Lockbit hits fast and hard, based on a detailed analysis of the code conducted by researchers at Sophos.
Not all ransomware strains are equal. Some ransomware is slow burns that will infect a target system, expanding its reach for days or even weeks before striking and locking your business’ critical files. Other ransomware hits fast and hard. Lockbit hits fast and hard.
The research at Sophos states that from the time Lockbit breaches its target, Lockbit hits and will start encrypting files in as little as five minutes, which is so fast that it doesn’t allow your IT staff to respond to the attack. By the time your IT Staff becomes aware of the breach and begins deploying resources to minimize the damage, it’s usually over.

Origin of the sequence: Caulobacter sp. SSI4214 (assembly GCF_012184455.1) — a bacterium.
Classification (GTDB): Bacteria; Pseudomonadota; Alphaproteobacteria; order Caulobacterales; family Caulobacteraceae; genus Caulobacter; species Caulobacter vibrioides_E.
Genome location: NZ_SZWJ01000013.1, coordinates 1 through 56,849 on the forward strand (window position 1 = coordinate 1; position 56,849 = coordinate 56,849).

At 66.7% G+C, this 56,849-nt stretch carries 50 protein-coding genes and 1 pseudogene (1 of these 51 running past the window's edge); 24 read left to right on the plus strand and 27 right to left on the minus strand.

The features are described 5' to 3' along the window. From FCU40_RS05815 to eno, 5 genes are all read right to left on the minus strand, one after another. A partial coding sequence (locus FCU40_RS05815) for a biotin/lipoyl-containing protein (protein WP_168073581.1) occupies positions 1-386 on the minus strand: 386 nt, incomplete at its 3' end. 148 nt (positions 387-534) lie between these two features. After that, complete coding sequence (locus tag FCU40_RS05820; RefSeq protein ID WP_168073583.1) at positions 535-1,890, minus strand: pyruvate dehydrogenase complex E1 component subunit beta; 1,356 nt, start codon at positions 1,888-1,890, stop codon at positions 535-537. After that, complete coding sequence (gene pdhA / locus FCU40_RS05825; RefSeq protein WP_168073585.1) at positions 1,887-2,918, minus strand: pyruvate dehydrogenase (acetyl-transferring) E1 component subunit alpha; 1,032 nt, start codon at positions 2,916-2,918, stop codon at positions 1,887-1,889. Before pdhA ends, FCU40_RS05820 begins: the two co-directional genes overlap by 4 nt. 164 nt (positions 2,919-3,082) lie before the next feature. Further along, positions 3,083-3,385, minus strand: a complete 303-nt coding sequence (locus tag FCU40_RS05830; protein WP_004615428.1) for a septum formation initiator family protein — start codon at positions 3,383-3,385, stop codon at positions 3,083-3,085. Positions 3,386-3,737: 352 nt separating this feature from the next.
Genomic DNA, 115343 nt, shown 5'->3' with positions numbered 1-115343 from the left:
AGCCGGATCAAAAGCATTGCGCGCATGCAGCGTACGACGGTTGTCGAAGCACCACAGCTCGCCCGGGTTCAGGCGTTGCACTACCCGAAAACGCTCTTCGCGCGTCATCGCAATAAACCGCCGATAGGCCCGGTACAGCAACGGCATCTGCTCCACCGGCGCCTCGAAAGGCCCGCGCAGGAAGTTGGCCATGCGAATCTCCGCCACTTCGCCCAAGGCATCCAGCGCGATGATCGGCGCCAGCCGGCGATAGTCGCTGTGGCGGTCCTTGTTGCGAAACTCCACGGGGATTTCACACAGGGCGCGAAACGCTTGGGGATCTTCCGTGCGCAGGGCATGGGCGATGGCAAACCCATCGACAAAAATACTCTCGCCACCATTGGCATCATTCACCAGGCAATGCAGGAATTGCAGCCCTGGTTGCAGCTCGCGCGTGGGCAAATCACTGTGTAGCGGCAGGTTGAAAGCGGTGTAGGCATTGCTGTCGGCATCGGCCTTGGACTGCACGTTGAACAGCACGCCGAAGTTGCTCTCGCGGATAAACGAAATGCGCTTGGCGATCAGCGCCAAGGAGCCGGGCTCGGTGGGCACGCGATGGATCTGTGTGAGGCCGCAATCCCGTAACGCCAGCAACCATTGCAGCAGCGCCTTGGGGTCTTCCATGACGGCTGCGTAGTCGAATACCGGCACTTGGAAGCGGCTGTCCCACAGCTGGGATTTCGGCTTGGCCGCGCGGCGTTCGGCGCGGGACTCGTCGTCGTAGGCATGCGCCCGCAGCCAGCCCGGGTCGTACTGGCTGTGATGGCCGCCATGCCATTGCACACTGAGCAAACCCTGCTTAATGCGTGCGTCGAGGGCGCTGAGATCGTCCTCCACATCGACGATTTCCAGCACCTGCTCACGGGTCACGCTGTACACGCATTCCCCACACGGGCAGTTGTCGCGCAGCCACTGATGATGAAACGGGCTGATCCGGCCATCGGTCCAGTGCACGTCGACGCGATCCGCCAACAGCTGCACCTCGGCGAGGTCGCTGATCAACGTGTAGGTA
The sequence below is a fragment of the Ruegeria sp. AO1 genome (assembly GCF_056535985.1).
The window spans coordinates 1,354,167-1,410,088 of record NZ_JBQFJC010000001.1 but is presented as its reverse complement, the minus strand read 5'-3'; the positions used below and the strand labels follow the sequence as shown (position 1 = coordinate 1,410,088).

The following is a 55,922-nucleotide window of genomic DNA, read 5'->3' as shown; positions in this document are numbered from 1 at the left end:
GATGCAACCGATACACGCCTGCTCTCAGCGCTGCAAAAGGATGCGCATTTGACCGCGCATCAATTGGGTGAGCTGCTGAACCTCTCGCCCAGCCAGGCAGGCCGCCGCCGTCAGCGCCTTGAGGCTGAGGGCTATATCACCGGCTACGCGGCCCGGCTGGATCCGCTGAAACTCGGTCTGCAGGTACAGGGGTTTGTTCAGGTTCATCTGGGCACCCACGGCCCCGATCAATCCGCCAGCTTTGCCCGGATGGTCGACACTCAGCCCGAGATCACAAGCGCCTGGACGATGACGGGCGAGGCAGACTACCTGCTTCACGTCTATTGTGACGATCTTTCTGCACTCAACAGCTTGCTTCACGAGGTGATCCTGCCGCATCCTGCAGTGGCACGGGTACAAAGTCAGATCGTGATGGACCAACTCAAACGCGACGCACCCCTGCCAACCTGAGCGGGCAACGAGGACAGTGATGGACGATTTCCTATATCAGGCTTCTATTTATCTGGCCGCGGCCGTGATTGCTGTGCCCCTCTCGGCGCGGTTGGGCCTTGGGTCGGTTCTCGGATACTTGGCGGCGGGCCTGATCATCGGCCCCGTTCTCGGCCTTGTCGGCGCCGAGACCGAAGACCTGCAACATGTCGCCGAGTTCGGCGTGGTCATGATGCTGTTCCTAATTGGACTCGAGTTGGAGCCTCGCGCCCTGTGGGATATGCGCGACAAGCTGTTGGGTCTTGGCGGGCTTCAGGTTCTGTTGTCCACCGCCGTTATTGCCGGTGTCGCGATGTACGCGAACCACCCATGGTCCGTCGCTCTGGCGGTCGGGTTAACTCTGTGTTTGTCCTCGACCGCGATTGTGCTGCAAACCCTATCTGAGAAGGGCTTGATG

The research team discovered that once Lockbit hits and makes its way onto a target system, it will do a quick, keyword-based scan of network drives to locate the information most valuable to the team that inserted it.
Ransomware as a Service
This particular malware strain offers “Ransomware as a Service,” so the keywords Lockbit uses for this search will be different, depending on who pays for the service, whom they’re hitting, and what they’re most interested in acquiring. The hackers will copy the information they want before they start encrypting files.
In any case, the Lockbit hit doesn’t take long, and once done, the malware executes in memory via a Windows Management Instruction (WMI) command. The research team observes the attack begins in earnest in every case they studied, will lock files, within five minutes of issuing the WMI command. That’s as fast and brutal as it gets.
There’s still a lot the team doesn’t know about Lockbit hits, but they’re continuing to study both the code and the aftermath of the attacks made on corporate networks worldwide. They will continue updating the rest of us with their findings. None of the news is good, but it’s always better to know than not.